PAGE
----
Open Letter to Kyle Seeback re: Pierre Poilievre

September 9, 2022   ·   0 Comments

Dear Honourable Member,

It has been some weeks now since you indicated your intention to switch your support from Jean Charest to Pierre Poilievre. I read that with some chagrin – and surprise. I’m curious why.   

Pierre Poilievre has plumbed the depths of social media for baseless conspiracy theories, stirred up grievance rhetoric, and aligned himself with movements spouting hatred, racism and misogyny – the stock-in-trade of the far right, according to the Centre on Hate, Bias and Extremism.

His policy statements, untethered to serious economic analysis, and his cosey, uncritical relationships with people whose clearly-expressed views and wishes suggest they were not paying attention in civics class – reveal someone who is intellectually dishonest. He threatens to fire the head of the Bank of Canada and blames “Justinflation” for a phenomenon that is global in scale. Andrew Coyne, one of your own, insists there is no such thing as poilievrism: ‘He has no meaning; he is simply a mean person who says mean things.’

To present himself as our liberator, here to make us the ‘freest nation on earth’ is just, well, silly. Where are the data to support a view of Canada so low in the freedom scale? Check out the Fraser and Cato Institutes’ (beloved of the right) Freedom Index. On a list of 165 countries, based on a long list of indicators, Canada is 8th, in a statistical tie with #1 (Switzerland), with #2-7 small and far less diverse in makeup than Canada. Seriously?  I have done work around the world in conflict zones and, well, I’d like to invite him along for a trip to places where freedoms and rights we take for granted are violated every day. We have work to do yes; but even the cited-above Institutes make clear:  your freedoms can only be exercised without constraints or punishment if they do not impinge on those of another.

Instead of working on a definition of freedom that is all about being able to do and say whatever I want, no matter the consequences for others, my society, even myself ­– including vile insults and threats to working journalists and politicians ­– why not focus your energies on health, on housing? on racism? on welcoming war-, climate-change- and poverty-refugees, a new generation of workers? on reconciliation with Indigenous peoples? on ensuring that everyone has a living income? what about climate? Indeed. What more does the CPC need to know about how the world is falling down around our heads before it is going to get serious about impending climate catastrophe? This is not news.  As one Indigenous leader said to a meeting of the Canadian Association of Petroleum Producers:  Are none of you grandparents? I recall that you distanced yourself from the climate deniers in your own party at an all-candidates’ meeting two elections back. No longer, it would seem.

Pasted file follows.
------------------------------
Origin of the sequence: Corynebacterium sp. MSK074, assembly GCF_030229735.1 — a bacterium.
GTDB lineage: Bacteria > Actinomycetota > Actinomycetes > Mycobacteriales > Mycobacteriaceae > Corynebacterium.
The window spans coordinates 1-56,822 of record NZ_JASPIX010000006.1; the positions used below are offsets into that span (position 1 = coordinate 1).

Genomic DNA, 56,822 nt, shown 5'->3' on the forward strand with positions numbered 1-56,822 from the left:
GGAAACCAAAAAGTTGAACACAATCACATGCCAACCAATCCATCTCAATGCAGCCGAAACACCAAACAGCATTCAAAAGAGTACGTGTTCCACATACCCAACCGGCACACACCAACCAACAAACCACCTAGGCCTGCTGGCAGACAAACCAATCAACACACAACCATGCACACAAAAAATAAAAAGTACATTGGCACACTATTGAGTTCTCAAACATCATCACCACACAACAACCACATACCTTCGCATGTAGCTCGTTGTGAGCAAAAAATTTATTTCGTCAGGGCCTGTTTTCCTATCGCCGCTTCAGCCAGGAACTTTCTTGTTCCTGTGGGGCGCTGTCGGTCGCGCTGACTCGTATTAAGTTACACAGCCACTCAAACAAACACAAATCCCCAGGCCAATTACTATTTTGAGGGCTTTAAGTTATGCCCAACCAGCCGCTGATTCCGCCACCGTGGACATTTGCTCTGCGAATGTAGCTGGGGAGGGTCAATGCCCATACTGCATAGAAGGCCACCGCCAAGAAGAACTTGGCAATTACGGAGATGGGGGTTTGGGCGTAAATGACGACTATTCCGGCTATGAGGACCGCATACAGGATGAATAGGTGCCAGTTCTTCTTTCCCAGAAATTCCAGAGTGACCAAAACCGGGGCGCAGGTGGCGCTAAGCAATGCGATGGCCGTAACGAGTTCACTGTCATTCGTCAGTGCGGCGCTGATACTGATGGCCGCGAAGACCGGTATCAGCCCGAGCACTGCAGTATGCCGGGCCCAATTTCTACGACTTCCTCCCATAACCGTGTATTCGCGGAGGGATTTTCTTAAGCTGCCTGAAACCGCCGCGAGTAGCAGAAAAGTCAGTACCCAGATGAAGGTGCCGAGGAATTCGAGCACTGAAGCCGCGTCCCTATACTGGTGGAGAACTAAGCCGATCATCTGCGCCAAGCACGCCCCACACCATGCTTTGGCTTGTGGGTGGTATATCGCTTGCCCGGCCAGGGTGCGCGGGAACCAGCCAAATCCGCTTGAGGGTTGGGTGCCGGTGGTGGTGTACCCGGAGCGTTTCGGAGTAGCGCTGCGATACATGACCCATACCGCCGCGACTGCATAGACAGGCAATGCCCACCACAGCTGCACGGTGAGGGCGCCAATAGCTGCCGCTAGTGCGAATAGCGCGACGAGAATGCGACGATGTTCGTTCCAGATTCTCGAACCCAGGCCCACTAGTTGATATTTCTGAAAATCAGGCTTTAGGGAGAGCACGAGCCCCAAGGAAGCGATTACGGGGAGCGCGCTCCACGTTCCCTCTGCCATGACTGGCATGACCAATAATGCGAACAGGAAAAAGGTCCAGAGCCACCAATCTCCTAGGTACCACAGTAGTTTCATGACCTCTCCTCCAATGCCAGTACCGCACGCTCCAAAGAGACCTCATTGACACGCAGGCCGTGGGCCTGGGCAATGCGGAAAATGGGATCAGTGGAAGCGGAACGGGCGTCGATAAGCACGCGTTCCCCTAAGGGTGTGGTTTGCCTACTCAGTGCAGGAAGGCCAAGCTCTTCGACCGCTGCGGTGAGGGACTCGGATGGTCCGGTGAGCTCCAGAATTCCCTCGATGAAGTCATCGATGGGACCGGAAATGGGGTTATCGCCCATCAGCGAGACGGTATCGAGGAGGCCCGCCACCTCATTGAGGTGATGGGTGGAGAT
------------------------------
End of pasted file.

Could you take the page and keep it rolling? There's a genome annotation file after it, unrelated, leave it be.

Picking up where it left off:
There are valid grievances, without doubt; it’s a rare one of us who wouldn’t like to be heard by the powers that be. And we need better and more accessible means by which we can do that than elections separated by years of unresponsive leaders. But PP does not offer a way out; he deserves no one’s support this weekend.

Pierre Poilievre is not stupid; he knows all this. He knows what he is saying—which is why he is intellectually dishonest, depending on the support of people who are, for whatever reason, unwilling or unable to counter his nonsense.  And thus, dangerous, inciting an incivility, without which democracies cannot survive.

LeeAnn McKenna


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